A planet, as depicted in this rendering, orbits the habitable zone of a star 20 light years from Earth, meaning it could have water on its surface.
It might be a place that only a lichen or pond scum could love, but astronomers said Wednesday that they had found a very distant planet capable of harboring water on its surface, thus potentially making it a home for plant or animal life.
Nobody from Earth will be visiting anytime soon: The planet, which goes by the bumpy name of Gliese 581g, is orbiting a star about 20 light-years away in the constellation Libra.
But if the finding is confirmed by other astronomers, the planet, which has three to four times the mass of Earth, would be the most Earthlike planet yet discovered, and the first to meet the criteria for being potentially habitable.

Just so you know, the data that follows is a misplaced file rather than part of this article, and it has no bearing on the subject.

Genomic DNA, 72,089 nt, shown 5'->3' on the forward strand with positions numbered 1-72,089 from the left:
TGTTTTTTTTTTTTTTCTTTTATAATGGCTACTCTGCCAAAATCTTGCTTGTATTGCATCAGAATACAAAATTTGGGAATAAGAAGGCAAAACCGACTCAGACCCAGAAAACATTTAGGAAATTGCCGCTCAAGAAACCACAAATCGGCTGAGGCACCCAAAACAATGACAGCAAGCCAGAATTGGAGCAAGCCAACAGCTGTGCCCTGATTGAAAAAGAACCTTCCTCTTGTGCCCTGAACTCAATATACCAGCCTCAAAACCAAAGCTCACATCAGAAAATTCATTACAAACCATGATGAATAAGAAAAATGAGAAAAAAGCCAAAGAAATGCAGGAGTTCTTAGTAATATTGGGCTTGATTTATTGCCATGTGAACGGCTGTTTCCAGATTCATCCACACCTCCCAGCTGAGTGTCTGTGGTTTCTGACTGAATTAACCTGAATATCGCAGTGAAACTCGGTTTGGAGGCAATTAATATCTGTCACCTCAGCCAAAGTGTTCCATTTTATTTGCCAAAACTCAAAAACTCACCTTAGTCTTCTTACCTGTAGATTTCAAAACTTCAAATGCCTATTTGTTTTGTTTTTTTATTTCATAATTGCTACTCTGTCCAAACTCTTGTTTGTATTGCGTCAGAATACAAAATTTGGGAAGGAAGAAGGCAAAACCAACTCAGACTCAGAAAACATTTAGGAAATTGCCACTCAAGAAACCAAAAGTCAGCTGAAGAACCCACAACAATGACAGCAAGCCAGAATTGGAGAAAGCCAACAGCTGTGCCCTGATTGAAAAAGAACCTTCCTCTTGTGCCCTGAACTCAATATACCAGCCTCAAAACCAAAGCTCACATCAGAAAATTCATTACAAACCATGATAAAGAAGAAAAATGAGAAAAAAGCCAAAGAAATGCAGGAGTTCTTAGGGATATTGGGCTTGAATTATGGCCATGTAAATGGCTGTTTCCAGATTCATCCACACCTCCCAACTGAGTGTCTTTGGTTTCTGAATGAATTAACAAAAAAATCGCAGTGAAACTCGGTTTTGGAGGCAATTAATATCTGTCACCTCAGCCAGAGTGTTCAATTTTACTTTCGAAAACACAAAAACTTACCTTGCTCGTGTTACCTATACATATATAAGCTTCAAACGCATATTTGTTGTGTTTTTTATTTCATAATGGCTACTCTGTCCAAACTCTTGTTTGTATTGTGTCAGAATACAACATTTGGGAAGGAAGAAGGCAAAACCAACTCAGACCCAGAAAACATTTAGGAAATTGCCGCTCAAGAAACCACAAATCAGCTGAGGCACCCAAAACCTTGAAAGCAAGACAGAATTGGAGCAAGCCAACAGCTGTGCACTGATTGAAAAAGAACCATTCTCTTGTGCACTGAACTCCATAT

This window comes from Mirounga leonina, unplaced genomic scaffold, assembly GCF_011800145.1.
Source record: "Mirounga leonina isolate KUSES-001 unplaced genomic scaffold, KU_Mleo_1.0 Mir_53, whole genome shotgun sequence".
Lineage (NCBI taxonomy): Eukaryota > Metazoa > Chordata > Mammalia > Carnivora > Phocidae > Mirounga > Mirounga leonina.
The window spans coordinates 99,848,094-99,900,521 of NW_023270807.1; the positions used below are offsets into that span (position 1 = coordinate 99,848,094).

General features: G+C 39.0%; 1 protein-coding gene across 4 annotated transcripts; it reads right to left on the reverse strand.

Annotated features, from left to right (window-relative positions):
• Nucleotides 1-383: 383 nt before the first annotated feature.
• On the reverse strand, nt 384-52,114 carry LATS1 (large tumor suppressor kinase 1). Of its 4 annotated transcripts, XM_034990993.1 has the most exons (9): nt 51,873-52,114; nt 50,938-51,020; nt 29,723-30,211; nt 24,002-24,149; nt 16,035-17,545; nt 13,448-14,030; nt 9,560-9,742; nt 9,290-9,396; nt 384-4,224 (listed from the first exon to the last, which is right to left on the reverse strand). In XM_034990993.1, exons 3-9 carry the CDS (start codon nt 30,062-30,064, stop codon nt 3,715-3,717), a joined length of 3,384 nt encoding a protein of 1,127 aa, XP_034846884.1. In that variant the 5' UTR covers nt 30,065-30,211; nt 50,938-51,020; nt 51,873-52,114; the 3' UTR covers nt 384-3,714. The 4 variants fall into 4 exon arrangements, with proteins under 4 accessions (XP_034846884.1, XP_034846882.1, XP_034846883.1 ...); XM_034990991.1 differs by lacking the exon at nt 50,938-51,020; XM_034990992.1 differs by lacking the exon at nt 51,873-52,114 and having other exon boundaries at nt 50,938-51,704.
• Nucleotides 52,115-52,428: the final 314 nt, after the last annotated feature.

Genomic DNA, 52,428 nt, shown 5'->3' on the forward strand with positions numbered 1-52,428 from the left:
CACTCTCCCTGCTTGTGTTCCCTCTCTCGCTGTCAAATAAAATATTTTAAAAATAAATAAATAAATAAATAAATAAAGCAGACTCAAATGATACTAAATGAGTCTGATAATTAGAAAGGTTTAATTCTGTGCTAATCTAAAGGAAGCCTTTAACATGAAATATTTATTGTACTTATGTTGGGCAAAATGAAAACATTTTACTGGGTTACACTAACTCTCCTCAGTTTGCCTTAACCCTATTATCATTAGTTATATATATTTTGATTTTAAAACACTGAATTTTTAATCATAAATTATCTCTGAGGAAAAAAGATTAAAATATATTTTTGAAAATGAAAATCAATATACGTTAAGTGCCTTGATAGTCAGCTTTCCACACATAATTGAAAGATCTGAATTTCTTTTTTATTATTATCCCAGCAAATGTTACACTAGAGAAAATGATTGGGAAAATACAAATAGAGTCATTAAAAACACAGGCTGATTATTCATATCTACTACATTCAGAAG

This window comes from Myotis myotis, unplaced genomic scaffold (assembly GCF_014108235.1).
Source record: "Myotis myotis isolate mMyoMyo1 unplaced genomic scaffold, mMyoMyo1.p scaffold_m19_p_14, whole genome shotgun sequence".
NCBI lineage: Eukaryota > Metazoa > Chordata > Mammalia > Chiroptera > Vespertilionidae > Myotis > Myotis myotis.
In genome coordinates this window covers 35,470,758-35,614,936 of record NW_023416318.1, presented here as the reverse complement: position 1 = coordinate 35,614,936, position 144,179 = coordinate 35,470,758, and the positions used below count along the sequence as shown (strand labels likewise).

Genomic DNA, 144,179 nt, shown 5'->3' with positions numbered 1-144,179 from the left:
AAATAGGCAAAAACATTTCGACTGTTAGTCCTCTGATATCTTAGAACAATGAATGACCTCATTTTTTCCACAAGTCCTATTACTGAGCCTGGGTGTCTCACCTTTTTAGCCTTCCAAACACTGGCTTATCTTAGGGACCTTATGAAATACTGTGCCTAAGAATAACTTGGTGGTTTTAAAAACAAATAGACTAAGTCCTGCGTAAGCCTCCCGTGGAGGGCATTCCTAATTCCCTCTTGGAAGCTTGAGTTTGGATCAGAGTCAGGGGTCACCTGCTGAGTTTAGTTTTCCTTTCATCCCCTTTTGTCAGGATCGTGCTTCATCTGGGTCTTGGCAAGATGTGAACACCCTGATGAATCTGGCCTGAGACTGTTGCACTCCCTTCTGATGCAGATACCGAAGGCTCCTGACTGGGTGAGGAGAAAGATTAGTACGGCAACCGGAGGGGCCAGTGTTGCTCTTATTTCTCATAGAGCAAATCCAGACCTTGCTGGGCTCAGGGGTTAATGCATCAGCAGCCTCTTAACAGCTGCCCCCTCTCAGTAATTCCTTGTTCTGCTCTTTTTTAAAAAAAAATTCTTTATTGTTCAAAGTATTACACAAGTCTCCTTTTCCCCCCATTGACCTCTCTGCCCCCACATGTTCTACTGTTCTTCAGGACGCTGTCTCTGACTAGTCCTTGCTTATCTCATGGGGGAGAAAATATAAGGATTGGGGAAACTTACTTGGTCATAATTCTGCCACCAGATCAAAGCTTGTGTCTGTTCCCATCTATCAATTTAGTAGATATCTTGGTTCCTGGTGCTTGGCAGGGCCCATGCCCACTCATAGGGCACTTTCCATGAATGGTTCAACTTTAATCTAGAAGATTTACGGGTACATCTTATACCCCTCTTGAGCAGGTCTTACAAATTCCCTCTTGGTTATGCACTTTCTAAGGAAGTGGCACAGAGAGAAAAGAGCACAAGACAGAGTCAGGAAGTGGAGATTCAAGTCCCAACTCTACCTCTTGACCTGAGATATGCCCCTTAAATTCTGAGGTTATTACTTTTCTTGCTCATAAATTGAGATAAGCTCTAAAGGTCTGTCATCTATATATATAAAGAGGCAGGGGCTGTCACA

“It’s been a long haul,” said Steven S. Vogt of the University of California, Santa Cruz, who, along with R. Paul Butler of the Carnegie Institution of Washington, led the team that made the discovery. “This is the first exoplanet that has the right conditions for water to exist on its surface.”